Why NASCAR's overdue underdog win for Haley proved so divisive


Justin Haley’s against-the-odds NASCAR Cup Series victory at Daytona last weekend became embroiled in controversy on social media, despite it being a proper underdog success story. Jim Utter says only NASCAR could be handed the opportunity to champion one of the things it craves the most, yet allow it to become entangled in ill-feeling.

An underdog team defies the odds against teams with a larger budget and pulls out a stunning upset victory that leaves the sport swooning its approval.

Except this time, not so much.

There are several contributing factors to the social media outrage to Haley’s win in Sunday’s rain-shortened NASCAR Cup Series race, but the predominant target appears to be the team for which Haley drives.

Spire Sports + Entertainment was founded in 2010 primarily as a talent management agency and consultants in motorsports, working with drivers, sponsors and teams. It also has worked with music artists and owns part of a minor-league hockey team.

In December, the company announced it had purchased the charter from Furniture Row Racing’s No. 77 team – one of the most successful in the sport – in order to field a team in the Cup series in 2019.

FRR had decided to close its doors at the end of the 2018 season.

Spire saw an opportunity, secured a loan to purchase the charter, and began fielding a full time Cup series team in February.

It works with another organisation, Premium Motorsports, to field its entries, and doesn’t have multiple new cars or engines or a large fulltime staff.

It generally runs in the back of the field but typically gives younger drivers the chance to drive the car each race to gain experience.

In many respects the company represents many of the ideals fans have hoped to see in the sport, namely new ownership and more opportunities for young drivers to gain valuable experience in what have become scarce Cup series rides.

Rather than champion those ideals, many have chosen to criticise the company, accusing it of just trying to make money off its charter acquisition with no real intention of trying to become a fully-funded, top-level team.

Here is where the outrage becomes ridiculous.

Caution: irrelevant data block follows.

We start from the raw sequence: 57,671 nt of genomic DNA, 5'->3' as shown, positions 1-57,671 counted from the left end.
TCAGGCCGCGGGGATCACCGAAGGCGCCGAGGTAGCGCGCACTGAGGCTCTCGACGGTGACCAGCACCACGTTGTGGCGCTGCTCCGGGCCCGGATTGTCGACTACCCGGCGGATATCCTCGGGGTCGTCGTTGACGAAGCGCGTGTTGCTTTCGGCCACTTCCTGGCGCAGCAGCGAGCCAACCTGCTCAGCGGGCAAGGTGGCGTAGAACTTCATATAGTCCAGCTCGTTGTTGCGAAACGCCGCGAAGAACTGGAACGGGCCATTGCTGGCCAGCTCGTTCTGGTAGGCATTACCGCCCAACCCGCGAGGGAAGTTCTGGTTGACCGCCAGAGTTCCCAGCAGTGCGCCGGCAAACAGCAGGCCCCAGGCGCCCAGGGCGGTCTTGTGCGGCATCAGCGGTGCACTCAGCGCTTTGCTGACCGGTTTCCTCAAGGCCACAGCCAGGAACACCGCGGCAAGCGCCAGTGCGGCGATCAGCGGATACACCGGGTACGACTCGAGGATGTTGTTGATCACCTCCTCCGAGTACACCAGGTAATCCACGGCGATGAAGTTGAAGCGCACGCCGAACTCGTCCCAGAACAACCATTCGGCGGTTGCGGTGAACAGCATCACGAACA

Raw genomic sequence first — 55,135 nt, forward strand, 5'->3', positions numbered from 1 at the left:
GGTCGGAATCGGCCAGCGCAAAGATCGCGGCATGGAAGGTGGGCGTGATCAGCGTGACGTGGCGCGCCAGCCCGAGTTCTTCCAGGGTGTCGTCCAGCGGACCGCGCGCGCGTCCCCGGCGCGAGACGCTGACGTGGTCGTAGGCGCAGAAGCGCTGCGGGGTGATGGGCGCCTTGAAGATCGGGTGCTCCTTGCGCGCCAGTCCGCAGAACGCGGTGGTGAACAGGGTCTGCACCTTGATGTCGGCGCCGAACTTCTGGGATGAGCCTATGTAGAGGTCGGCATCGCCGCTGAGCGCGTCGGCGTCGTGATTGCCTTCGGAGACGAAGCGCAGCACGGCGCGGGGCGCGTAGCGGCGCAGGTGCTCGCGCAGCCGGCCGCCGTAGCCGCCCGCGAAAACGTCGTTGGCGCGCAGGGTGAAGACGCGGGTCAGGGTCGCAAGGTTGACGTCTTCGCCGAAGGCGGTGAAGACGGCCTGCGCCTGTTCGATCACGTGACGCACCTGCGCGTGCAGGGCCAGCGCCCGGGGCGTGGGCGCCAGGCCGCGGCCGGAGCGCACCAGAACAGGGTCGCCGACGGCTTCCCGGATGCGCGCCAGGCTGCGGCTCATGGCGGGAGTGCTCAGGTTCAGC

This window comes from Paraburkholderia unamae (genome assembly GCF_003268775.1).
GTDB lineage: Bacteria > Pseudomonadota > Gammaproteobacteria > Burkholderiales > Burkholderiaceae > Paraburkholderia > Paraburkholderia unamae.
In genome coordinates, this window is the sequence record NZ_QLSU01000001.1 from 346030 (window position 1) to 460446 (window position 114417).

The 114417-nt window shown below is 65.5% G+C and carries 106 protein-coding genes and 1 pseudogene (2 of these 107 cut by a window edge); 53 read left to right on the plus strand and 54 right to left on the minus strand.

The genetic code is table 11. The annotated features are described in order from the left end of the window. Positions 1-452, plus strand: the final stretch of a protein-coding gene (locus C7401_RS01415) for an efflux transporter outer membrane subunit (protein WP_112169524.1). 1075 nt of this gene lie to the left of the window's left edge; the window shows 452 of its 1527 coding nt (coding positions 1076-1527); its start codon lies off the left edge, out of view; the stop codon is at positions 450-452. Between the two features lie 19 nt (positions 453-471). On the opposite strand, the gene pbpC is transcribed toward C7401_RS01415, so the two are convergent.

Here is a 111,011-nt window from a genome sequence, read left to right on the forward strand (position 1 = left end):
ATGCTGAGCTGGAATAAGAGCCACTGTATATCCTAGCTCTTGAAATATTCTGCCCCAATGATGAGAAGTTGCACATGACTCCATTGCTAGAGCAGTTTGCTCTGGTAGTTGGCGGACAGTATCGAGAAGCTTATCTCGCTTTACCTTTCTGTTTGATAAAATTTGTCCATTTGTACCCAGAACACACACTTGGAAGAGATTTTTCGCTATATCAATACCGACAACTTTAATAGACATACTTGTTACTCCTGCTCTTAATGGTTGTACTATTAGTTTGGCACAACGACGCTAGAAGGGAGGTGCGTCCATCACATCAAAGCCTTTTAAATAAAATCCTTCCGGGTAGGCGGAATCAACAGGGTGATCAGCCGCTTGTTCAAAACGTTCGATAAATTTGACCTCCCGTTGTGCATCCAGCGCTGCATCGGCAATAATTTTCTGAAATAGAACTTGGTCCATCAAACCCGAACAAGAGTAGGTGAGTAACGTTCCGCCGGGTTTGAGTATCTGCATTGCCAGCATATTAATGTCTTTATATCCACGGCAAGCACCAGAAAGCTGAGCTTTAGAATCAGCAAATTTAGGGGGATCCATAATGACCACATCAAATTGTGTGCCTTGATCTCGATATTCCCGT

Everyone who could put the money together had a chance to purchase the charter from Furniture Row Racing owner Barney Visser.

If the idea of a company that also represents drivers in the sport also owning a team was no appalling, why did no one else bother to try to purchase the charter for themselves?

Instead of championing the willingness of new owners to take out a large loan and invest more into a championship in which they already work, Spire Motorsports is vilified by some for taking advantage of one of the benefits the charter system was supposed to provide – encouraging new ownership investment.

And what does Spire do with its investment? More often than not, it provides young drivers who have not had the opportunity to compete in NASCAR’s top series the chance to do so.

Again, something that many have claimed to be lacking in the sport in recent years.

Nobody forced Kurt Busch – or Landon Cassill’s team for that matter – to pit before Sunday’s race was scheduled to return to green-flag conditions.

Why is Spire to blame because other far more highly-funded Cup teams failed to envision an outcome in the race that Spire’s crew chief, veteran Peter Sospenzo, immediately recognised?

Daytona and Talladega races have long been championed by fans and others in the sport for the ability to produce unexpected winners – races where the underdogs have a chance against the top-level teams.

On Sunday, circumstances played out to serve up a feel-good story that could define an entire season.

It’s sad so many are finding fault in an outcome that provides evidence NASCAR is producing some of the very things they have all long desired.



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